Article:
Your Weingarten Rights
Your right to union representation during investigatory meetings
In 1975, the U.S. Supreme Court held that employees covered by a collective bargaining agreement have a right to be represented during investigatory meetings or interviews with a supervisor.
When to bring a union representative
You have the right to have a union representative at any meeting or investigatory interview with a supervisor or administrator that you reasonably believe might lead to discipline. These are called your Weingarten Rights, named after the 1975 U.S. Supreme Court decision. Your supervisor does not have to notify you of your right to union representation — you must assert your Weingarten Rights. This applies to everyone who works in a unionized child care center, school, college or university, whether public or private.
What is discipline?
Discipline might include a written reprimand, a demotion, an unpaid suspension from work, or termination.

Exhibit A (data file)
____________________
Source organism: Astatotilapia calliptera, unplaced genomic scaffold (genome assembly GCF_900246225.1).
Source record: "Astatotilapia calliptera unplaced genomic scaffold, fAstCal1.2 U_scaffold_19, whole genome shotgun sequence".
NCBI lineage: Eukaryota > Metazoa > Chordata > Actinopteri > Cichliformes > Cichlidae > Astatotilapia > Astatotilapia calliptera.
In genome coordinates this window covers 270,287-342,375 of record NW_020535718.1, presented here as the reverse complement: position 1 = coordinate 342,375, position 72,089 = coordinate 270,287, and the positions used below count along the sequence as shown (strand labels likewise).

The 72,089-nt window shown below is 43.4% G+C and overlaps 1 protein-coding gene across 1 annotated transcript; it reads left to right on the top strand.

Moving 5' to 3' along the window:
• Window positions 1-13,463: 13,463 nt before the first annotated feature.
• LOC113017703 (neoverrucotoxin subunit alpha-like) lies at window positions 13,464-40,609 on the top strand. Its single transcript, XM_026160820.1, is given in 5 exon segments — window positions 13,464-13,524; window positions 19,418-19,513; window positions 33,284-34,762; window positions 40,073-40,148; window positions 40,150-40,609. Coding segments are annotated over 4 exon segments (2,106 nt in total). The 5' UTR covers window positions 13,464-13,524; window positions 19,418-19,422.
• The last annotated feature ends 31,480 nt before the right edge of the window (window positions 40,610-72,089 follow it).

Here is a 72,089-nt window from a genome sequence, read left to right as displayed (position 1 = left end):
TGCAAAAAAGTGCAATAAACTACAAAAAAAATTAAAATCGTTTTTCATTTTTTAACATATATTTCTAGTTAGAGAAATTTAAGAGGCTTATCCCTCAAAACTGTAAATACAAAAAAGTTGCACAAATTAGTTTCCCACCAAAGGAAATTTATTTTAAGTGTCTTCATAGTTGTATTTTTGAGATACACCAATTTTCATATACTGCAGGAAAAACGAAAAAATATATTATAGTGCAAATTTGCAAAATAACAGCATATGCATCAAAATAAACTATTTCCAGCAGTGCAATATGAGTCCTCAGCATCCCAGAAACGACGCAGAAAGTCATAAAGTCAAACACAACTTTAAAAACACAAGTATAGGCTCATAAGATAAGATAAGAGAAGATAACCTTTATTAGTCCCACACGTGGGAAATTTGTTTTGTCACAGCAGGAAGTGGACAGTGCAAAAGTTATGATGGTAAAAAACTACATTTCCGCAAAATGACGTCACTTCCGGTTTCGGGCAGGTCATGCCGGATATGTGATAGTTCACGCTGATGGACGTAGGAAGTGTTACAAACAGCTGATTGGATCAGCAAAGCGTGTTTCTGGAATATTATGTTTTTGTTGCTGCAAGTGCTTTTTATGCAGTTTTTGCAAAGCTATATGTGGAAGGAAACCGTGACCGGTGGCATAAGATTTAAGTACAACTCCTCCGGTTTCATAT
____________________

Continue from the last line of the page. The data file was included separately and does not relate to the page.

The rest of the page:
About attending meetings
If you are told to attend a meeting with your supervisor, ask what the topic will be. If it sounds to you as if it might lead to discipline, contact your union and ask for a representative to accompany you. Or, if you are in a meeting with your supervisor and the direction turns toward reprimand, say that you would like to reschedule the meeting to allow you to have a union representative present. If the supervisor refuses, explain that you prefer not to answer questions, but that you will if directly ordered to do so.
To assert your Weingarten Rights, say:
“If this discussion could in any way lead to my being disciplined, terminated, or could affect my personal working conditions, I respectfully request that my union representative be present.”